Tuesday, September 30, 2014

Viva Vonnegut

At some point or another someone described Slaughterhouse-Five to me very badly. They told me it was the story of the Dresden firebombing reinterpreted as an alien attack by soldiers who were too shell-shocked to cope with the actual firebombing.

I don't remember who gave me this description but I do know that it prevented me from reading this awesome book for at least a decade.

I'm pretty disappointed in myself for letting someone else's interpretation of a book keep me from reading that book but so far that behavior has served me pretty well - if a book can be tidily explained in a sentence or two I probably don't want to read it unless it was written by Stephen King, is about Harry Potter, or is non-fiction. SciFi and fantasy books that can be explained in the same space as a fortune cookie are even worse than normal books that have short summaries because I don't really think SciFi or fantasy can be engaging unless they're too complicated to explain.

One of the best ways to convince me not to read a book is to tell me what it's about; conversely the very best way to pique my interest in a book (or movie, or TV show) is to say "I can't really explain it without telling you the whole thing - you'll just have to read it." YES. That is what I'm looking for. I want something immersive and complicated and beautiful that relies on each little piece inside the whole to hold it up and make it hang together. If you can cut out huge plot points and whole characters and get the same story out of it you're not reading a book, you're playing Jenga with words. This, by the way, is why so many people get pissed off when movies are made out of books (if you cut out the secret keeper huge chunks of the rest of the series don't make sense and it makes a bunch of other characters look really stupid *cough*AlfonsoCoron*cough*) - because you can't make a move, even a really long and expensive and well-done movie, and have it be the same thing as the book.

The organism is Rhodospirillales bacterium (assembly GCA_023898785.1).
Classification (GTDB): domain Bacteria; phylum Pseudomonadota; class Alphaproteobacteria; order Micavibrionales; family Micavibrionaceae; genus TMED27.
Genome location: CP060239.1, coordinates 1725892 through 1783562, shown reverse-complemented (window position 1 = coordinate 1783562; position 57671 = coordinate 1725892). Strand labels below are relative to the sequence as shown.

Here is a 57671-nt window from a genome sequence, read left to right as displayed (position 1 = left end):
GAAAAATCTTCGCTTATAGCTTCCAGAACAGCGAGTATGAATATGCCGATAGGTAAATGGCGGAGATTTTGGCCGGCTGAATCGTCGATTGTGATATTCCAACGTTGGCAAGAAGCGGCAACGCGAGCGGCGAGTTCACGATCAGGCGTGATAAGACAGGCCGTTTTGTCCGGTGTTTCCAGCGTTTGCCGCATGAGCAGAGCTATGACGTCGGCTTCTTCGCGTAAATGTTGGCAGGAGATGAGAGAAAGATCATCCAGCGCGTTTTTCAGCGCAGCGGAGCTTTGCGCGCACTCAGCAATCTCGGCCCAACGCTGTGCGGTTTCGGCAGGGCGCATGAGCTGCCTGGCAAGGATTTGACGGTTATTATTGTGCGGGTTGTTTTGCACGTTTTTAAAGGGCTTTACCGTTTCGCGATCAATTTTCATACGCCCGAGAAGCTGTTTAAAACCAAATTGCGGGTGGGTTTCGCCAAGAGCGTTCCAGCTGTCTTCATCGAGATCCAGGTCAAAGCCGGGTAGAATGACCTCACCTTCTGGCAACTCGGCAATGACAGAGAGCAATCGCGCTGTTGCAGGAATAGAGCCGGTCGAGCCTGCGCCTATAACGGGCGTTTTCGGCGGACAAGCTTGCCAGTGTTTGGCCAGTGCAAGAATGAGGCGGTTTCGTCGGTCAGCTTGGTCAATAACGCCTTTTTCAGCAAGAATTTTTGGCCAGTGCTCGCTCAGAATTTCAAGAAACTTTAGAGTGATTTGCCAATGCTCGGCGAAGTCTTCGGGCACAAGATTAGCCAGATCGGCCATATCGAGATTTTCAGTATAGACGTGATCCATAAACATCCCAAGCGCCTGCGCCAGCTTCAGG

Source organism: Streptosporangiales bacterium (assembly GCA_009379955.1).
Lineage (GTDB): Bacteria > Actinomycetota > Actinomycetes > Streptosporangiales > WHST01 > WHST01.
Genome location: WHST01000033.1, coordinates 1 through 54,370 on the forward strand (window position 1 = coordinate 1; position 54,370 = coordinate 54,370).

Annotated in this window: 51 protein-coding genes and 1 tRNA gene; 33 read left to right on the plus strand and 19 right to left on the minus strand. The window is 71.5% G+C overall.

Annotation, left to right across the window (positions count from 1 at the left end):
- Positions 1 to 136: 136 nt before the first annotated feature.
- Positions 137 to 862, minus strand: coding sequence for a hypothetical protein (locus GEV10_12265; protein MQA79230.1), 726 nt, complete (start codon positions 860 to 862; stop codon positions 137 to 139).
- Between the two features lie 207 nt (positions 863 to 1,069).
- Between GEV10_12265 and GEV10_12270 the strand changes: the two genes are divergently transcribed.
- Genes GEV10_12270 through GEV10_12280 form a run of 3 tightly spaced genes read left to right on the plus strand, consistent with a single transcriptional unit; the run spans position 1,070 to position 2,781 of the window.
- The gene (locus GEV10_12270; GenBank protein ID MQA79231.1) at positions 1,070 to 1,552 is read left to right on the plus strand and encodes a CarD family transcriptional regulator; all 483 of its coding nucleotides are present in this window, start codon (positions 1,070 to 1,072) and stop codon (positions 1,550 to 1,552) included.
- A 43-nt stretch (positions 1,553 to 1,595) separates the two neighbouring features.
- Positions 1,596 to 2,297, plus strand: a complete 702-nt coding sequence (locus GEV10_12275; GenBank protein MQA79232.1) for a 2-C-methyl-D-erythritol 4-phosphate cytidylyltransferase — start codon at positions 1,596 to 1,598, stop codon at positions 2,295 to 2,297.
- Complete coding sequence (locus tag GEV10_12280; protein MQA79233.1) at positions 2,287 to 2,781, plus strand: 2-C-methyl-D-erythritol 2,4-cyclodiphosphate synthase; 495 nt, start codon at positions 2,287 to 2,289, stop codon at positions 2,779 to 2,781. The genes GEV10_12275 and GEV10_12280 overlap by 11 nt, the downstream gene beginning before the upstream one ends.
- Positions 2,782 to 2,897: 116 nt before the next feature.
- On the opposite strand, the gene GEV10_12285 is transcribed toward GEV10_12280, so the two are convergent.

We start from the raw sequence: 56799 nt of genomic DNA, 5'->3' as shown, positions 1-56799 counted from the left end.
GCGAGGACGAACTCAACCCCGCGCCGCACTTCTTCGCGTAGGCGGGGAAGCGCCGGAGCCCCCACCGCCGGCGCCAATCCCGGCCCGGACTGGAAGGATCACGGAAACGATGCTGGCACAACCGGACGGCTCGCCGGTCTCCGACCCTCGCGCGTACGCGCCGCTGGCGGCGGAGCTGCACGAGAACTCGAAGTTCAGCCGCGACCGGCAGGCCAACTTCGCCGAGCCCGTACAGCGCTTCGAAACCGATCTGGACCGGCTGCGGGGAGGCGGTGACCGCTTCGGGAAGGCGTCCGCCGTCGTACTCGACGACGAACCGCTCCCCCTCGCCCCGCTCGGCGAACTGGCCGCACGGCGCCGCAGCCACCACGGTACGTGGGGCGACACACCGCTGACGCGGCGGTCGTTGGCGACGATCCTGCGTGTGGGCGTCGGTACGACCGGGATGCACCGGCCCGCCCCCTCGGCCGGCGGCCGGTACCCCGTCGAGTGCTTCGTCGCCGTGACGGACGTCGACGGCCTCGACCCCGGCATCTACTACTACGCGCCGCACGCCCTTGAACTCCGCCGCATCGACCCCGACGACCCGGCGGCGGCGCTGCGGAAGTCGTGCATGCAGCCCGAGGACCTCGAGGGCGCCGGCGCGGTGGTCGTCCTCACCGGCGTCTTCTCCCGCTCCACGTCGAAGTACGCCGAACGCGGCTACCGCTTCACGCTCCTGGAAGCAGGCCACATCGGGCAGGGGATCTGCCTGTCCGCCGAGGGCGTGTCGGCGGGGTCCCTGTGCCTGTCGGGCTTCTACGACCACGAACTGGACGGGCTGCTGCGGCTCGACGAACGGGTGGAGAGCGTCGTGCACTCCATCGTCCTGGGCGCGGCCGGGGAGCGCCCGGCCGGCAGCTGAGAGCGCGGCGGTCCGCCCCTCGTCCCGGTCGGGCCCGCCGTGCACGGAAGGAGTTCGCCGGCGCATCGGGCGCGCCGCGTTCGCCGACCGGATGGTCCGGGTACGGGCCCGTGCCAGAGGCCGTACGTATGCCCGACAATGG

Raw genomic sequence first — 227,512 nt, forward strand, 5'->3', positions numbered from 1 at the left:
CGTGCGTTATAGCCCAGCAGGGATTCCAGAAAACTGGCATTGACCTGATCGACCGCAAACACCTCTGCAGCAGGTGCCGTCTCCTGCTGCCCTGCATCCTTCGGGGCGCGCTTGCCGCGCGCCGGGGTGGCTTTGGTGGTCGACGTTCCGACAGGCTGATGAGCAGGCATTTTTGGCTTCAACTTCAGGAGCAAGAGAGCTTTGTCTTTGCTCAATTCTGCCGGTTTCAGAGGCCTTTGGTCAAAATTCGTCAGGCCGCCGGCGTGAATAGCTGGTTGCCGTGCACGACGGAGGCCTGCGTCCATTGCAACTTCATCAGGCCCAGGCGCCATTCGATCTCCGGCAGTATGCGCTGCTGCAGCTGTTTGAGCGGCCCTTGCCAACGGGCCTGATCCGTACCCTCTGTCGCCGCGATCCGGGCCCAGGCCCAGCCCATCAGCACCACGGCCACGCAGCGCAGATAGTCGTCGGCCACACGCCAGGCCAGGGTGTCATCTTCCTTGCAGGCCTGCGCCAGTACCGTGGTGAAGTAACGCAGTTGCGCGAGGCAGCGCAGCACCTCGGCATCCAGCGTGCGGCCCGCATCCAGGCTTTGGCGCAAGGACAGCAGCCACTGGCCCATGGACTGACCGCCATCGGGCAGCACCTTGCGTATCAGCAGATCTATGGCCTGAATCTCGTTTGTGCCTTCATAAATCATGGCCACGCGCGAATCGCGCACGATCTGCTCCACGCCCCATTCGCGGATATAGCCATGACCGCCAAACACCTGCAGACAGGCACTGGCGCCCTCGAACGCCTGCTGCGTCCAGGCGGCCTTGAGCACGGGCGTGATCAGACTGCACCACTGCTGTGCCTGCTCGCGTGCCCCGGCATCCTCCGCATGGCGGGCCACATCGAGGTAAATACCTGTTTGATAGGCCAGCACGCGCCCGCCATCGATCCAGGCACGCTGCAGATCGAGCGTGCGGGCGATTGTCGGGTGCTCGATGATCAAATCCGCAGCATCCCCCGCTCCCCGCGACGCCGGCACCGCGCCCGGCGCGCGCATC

But that was all tangent. What it really comes down to is I read Slaughterhouse-Five and I fucking loved it. I'm still doing plenty of kicking myself for not reading more Vonnegut sooner but, damn, I really wish I hadn't gotten spooked all those years ago.

Slaughterhouse-Five isn't about a firebombing, it's about how nothing is about the firebombing, not even the bombing. This book is about coping and questions and reality and it's funny and dark and sad and sweet and it feels like it festered inside Vonnegut so long that it had to hurt its way into being.

I really like it when I read books that remind me to be a better person. And I think that's exactly what Slaughterhouse-Five did.

So it goes,
     - Alli.

Vonnegut, Kurt. Slaughterhouse-Five. Dell Publishing. New York: New York. 1966.

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